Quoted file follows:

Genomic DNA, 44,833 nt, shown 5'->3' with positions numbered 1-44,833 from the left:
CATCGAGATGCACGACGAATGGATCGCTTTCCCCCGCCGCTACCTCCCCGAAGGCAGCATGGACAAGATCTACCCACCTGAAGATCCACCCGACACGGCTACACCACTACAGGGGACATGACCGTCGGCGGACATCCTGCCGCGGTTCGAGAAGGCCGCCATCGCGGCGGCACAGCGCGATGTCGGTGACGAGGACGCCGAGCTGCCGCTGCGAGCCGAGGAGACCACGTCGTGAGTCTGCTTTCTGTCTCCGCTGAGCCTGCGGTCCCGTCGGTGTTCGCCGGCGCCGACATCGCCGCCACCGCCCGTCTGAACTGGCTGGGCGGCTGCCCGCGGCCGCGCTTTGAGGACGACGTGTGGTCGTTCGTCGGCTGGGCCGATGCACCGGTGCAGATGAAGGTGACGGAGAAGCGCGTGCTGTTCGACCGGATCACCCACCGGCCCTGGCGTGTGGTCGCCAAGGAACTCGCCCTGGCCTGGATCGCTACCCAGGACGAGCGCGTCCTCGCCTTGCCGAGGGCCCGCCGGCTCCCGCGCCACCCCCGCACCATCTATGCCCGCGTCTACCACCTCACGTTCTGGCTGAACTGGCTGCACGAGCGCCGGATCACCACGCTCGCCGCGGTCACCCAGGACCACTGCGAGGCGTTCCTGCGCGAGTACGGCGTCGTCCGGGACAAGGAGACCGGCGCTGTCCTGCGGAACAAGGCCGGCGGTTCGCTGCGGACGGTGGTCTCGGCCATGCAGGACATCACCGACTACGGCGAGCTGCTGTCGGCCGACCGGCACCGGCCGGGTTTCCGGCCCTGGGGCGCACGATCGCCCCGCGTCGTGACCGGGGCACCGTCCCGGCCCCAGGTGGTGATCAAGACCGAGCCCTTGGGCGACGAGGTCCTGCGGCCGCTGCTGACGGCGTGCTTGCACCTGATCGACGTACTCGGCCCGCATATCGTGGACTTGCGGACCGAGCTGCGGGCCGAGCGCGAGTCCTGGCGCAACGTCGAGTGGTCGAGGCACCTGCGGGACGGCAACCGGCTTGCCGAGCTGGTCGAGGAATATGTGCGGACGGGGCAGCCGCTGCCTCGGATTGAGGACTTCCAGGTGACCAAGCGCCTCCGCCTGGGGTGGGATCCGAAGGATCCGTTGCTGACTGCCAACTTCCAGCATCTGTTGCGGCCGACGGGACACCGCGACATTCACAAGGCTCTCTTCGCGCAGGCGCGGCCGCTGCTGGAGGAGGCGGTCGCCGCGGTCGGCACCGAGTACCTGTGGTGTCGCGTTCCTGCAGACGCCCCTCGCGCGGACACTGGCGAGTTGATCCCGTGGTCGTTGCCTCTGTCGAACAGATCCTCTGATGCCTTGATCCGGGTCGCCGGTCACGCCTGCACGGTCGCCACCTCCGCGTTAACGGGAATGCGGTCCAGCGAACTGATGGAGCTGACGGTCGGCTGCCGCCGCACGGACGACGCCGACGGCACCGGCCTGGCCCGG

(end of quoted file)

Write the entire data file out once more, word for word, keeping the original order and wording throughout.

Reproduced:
Genomic DNA, 44,833 nt, shown 5'->3' with positions numbered 1-44,833 from the left:
CATCGAGATGCACGACGAATGGATCGCTTTCCCCCGCCGCTACCTCCCCGAAGGCAGCATGGACAAGATCTACCCACCTGAAGATCCACCCGACACGGCTACACCACTACAGGGGACATGACCGTCGGCGGACATCCTGCCGCGGTTCGAGAAGGCCGCCATCGCGGCGGCACAGCGCGATGTCGGTGACGAGGACGCCGAGCTGCCGCTGCGAGCCGAGGAGACCACGTCGTGAGTCTGCTTTCTGTCTCCGCTGAGCCTGCGGTCCCGTCGGTGTTCGCCGGCGCCGACATCGCCGCCACCGCCCGTCTGAACTGGCTGGGCGGCTGCCCGCGGCCGCGCTTTGAGGACGACGTGTGGTCGTTCGTCGGCTGGGCCGATGCACCGGTGCAGATGAAGGTGACGGAGAAGCGCGTGCTGTTCGACCGGATCACCCACCGGCCCTGGCGTGTGGTCGCCAAGGAACTCGCCCTGGCCTGGATCGCTACCCAGGACGAGCGCGTCCTCGCCTTGCCGAGGGCCCGCCGGCTCCCGCGCCACCCCCGCACCATCTATGCCCGCGTCTACCACCTCACGTTCTGGCTGAACTGGCTGCACGAGCGCCGGATCACCACGCTCGCCGCGGTCACCCAGGACCACTGCGAGGCGTTCCTGCGCGAGTACGGCGTCGTCCGGGACAAGGAGACCGGCGCTGTCCTGCGGAACAAGGCCGGCGGTTCGCTGCGGACGGTGGTCTCGGCCATGCAGGACATCACCGACTACGGCGAGCTGCTGTCGGCCGACCGGCACCGGCCGGGTTTCCGGCCCTGGGGCGCACGATCGCCCCGCGTCGTGACCGGGGCACCGTCCCGGCCCCAGGTGGTGATCAAGACCGAGCCCTTGGGCGACGAGGTCCTGCGGCCGCTGCTGACGGCGTGCTTGCACCTGATCGACGTACTCGGCCCGCATATCGTGGACTTGCGGACCGAGCTGCGGGCCGAGCGCGAGTCCTGGCGCAACGTCGAGTGGTCGAGGCACCTGCGGGACGGCAACCGGCTTGCCGAGCTGGTCGAGGAATATGTGCGGACGGGGCAGCCGCTGCCTCGGATTGAGGACTTCCAGGTGACCAAGCGCCTCCGCCTGGGGTGGGATCCGAAGGATCCGTTGCTGACTGCCAACTTCCAGCATCTGTTGCGGCCGACGGGACACCGCGACATTCACAAGGCTCTCTTCGCGCAGGCGCGGCCGCTGCTGGAGGAGGCGGTCGCCGCGGTCGGCACCGAGTACCTGTGGTGTCGCGTTCCTGCAGACGCCCCTCGCGCGGACACTGGCGAGTTGATCCCGTGGTCGTTGCCTCTGTCGAACAGATCCTCTGATGCCTTGATCCGGGTCGCCGGTCACGCCTGCACGGTCGCCACCTCCGCGTTAACGGGAATGCGGTCCAGCGAACTGATGGAGCTGACGGTCGGCTGCCGCCGCACGGACGACGCCGACGGCACCGGCCTGGCCCGG